WILL DENYING welfare benefits to mothers under 18, as Republicans on a House subcommittee recently recommended,do anything to reduce the half-million babies born to teen-agers each year?
Critics of this position are undoubtedly correct that teen-agers don't rub their hands in gleeful anticipation of their coming windfall. Many inner-city teens I've spoken with have about as much affection for the welfare system as House Speaker Newt Gingrich, R-Ga., does.
But this doesn't mean welfare plays no role in their life script. Perhaps the best way to think about the dynamic comes from the recovery movement and its dealings with dependencies. In the dysfunctional American family, the teen mother may be the dependent, but by offering her money, however paltry the amount, the government becomes a co-dependent. Welfare may not promote, but it certainly enables her destructive behavior.
Also overlooked in the debate over teen pregnancy is a truth known to most of our human ancestors and indeed to Third World inhabitants today: Nothing is more natural than a 16-year-old having a baby. Only in more developed countries, like our own, which require both a lengthy period of education, are young men and women asked to delay their childbearing into their 20s. Given this dissonance between biological urge and cultural necessity, the question is not why so many American teen-agers have babies, but why so many do not.
And the answer to this question always has been painfully simple: They didn't have babies because their fathers would take out shotguns, their mothers would shed lifelong tears of sorrow, and their friends, neighbors and teachers would shun them.
Now consider the situation of a 16-year-old in, say, Brooklyn, N.Y.'s Bedford-Stuyvesant section today. Many of her friends and cousins have babies. Her father, likely at best to be an occasional visitor, has lost the authority of the shotgun. Her mother, perhaps only 32 herself, is ambivalent. Her high school may not offer Shakespeare or calculus but it has a nursery and parenting class. And how does the government try to derail her off this teen mommy track? It offers her $468 a month if she has a baby.
Democrats insist there is no correlation between the amount of benefits and the rate of teen childbearing. But the numbers are irrelevant. Even Democrats know that you cannot tell kids not to do something and then give them money when they go ahead and do it anyway. This is a textbook example of co-dependency.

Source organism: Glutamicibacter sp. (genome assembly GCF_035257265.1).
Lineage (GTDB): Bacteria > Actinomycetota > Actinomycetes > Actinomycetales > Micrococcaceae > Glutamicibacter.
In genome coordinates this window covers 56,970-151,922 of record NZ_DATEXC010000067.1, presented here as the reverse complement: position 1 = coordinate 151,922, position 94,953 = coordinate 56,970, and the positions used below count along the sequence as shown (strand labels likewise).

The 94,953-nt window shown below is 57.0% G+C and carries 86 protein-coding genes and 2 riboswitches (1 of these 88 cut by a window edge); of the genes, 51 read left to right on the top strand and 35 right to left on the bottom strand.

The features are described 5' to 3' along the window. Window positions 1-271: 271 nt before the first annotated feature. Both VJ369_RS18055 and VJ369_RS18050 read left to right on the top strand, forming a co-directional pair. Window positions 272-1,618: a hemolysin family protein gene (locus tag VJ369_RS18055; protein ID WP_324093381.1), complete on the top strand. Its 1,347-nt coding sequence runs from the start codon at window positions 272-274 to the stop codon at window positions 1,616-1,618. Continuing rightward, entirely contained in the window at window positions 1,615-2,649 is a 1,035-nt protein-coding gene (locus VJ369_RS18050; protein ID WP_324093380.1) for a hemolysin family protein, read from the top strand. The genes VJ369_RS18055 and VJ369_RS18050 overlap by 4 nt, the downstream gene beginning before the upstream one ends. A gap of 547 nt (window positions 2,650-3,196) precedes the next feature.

Critics also point to young women like the one quoted in a recent Rockefeller Institute Bulletin: "You're young, you're madly in love with this guy and you go and have this baby. Welfare doesn't have nothing to do with your having babies. Nothing. Nothing whatsoever." Her words have the feel of truth; one thing we know about kids is that they have a dreamy attitude -- that is, when they have any attitude -- about the future.
But the fact is an inner-city teen today is no more capable than Charles Murray, of "Bell Curve" fame, is of saying exactly to what extent welfare has enabled the teen mommy track to flourish. She has never known a world without welfare. It's a good guess, though, that in such a world both her own and her boyfriend's family, anticipating the economic hardship a baby would bring to their households, might have sent a chilling message on the subject from their youngsters' earliest years.
If Democrats profess not to know these things, they nevertheless know something Republicans don't. Denying benefits to girls is going to be expensive, at least in the short run. Group homes -- such as those proposed by author Myron Magnet -- where young mothers can live with their babies under the guidance of a mature couple offer the only humane solution for the young mothers whose families cannot or will not support them and for the babies who will undoubtedly be born no matter what government does. But these homes will not come cheap.
And Democrats appear to sense something else: Denying benefits to girls under 18 cannot revitalize schools that fail to educate or parents who fail to guide. It cannot bring back either jobs or marriage, both just about stone dead, to the inner city. And it cannot resurrect fatherhood among the underclass where it is almost as archaic as the iceman. Cut off benefits for teen-agers -- but don't do it with glee. Co-dependents can't just walk away from the problems they've enabled.
Kay S. Hymowitz is a contributing editor at City Journal, the Manhattan Institute's quarterly.